Taking it one step further, he also announced, during the company's first-quarter earnings results last week, that there would not be an update for the current BlackBerry Playbook's operating system. Okay, now he should be fired.
Before we assume that Heins is either right or wrong, let's look at some numbers. According to a report by Gartner, tablet growth for 2013 alone will be nearly 70%, with shipped devices growing to 197 million, from 116 million in 2012.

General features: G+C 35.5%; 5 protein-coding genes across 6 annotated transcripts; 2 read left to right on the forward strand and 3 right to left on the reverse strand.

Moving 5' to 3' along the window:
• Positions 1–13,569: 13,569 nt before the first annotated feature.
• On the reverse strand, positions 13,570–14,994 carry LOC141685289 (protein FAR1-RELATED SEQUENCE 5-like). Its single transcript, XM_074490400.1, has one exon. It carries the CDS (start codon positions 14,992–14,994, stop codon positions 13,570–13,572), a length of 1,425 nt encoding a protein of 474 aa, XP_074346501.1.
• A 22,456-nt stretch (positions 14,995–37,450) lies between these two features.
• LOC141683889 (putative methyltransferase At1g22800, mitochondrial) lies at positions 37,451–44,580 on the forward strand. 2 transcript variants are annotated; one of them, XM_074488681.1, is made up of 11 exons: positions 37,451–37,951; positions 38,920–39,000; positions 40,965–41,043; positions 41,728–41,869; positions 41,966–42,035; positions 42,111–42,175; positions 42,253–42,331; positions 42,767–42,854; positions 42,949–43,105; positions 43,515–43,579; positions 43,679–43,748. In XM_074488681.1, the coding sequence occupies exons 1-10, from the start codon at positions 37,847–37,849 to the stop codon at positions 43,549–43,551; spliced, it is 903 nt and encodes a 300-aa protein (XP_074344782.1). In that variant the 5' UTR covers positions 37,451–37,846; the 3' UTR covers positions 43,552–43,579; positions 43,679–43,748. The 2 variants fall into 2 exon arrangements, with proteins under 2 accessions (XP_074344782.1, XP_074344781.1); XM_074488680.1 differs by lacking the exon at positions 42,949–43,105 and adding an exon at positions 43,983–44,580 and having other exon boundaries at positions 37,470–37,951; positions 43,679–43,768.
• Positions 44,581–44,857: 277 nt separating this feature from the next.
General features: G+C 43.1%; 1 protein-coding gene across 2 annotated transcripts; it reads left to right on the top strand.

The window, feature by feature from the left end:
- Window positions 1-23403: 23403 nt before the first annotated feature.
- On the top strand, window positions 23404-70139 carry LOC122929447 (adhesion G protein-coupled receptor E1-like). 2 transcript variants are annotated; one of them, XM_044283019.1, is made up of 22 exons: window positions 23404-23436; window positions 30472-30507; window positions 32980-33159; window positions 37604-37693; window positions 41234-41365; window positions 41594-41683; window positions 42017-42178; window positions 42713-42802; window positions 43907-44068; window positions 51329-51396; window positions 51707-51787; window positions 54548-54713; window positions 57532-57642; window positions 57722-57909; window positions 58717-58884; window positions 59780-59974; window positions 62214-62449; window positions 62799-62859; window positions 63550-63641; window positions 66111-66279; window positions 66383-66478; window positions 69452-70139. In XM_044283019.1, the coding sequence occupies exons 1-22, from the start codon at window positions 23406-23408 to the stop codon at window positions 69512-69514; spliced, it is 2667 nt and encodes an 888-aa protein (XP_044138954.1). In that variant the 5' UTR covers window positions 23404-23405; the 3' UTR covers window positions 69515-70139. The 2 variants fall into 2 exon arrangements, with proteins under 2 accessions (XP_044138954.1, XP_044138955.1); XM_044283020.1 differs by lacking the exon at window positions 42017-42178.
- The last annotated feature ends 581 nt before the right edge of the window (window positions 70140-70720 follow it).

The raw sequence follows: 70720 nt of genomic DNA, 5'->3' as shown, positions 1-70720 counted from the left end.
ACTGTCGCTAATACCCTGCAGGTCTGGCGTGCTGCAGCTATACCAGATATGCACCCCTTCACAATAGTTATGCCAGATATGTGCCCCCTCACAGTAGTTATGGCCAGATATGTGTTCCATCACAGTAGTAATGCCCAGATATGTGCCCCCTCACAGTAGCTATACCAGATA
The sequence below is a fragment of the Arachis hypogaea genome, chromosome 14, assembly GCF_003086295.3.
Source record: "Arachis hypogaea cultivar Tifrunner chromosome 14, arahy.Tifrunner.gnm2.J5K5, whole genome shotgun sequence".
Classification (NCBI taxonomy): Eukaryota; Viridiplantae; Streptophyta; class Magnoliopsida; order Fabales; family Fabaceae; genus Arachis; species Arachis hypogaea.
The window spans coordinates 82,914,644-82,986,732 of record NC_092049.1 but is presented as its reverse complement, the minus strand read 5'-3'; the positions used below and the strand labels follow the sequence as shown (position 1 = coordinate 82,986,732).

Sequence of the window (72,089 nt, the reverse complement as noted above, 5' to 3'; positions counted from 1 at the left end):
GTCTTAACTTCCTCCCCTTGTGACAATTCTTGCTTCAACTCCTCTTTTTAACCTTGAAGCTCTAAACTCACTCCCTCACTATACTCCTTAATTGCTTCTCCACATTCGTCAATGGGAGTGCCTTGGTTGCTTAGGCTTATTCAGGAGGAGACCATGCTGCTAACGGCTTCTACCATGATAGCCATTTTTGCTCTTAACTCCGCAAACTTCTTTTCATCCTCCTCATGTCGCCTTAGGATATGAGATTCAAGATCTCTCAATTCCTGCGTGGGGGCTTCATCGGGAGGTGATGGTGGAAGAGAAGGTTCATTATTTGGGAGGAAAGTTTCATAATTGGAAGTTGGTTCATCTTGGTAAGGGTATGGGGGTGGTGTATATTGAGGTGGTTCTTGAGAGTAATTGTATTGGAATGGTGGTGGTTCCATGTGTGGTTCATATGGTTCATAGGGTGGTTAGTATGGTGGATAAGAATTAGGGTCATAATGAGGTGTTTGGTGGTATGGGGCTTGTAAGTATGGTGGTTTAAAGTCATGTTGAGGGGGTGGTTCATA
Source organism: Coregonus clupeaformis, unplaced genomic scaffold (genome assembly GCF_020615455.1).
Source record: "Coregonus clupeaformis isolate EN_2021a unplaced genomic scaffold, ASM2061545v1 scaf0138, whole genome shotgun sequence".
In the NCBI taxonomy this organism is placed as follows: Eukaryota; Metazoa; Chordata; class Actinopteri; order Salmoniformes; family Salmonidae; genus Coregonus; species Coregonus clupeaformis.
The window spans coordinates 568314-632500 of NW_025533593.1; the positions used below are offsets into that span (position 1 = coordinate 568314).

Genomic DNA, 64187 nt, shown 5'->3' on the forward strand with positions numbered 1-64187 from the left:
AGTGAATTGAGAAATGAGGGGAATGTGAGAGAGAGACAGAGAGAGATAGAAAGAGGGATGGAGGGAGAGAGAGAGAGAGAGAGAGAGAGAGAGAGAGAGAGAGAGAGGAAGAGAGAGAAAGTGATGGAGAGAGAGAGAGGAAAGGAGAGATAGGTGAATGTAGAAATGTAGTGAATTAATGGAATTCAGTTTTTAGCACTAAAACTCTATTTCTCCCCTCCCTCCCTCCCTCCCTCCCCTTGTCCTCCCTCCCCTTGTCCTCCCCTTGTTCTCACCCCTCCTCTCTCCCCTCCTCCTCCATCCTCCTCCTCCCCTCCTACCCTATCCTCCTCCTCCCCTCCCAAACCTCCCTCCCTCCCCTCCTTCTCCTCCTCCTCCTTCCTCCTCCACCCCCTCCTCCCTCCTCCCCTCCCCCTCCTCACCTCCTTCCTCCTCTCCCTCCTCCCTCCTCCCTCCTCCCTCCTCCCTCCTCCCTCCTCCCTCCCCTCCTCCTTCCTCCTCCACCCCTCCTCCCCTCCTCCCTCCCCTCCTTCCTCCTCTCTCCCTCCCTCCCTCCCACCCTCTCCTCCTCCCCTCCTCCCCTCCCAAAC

Let's take it one step further: By 2017, tablet sales are expected to outpace PC sales, which shipped over 340 million units in 2012. tablet sales in 2017 are expected to be around 467 million units, according to Gartner. This represents an increase of approximately 350 million units from 2012's levels, or about 303%.So let me get this straight, Thorsten Heins thinks a market that is set to triple in five years should be ignored because tablets will be irrelevant? You've gotta be kidding me. I understand that Heins is in the midst of trying to turn around one of the largest collapses that we've ever seen, when BlackBerry's stock dropped from $145 in May 2008 to $6 in the fall of 2012. I also understand the company has a lot of restructuring efforts ahead and is still trying to figure where to make its money. Clearly, management's focus is going to be on smartphones. While this is understandably a strong market to be in, is it really necessary to come out and say that tablets will be dead in five years? If so, that essentially makes Apple (AAPL) a failure five years from now. As PC markets continue to dissolve, you have to assume the money is going somewhere. It's obvious consumers aren't moving backwards in time. No, they're becoming more connected to technology and the Internet than ever before. So if they're not buying PCs, what are they buying? Obviously, tablets.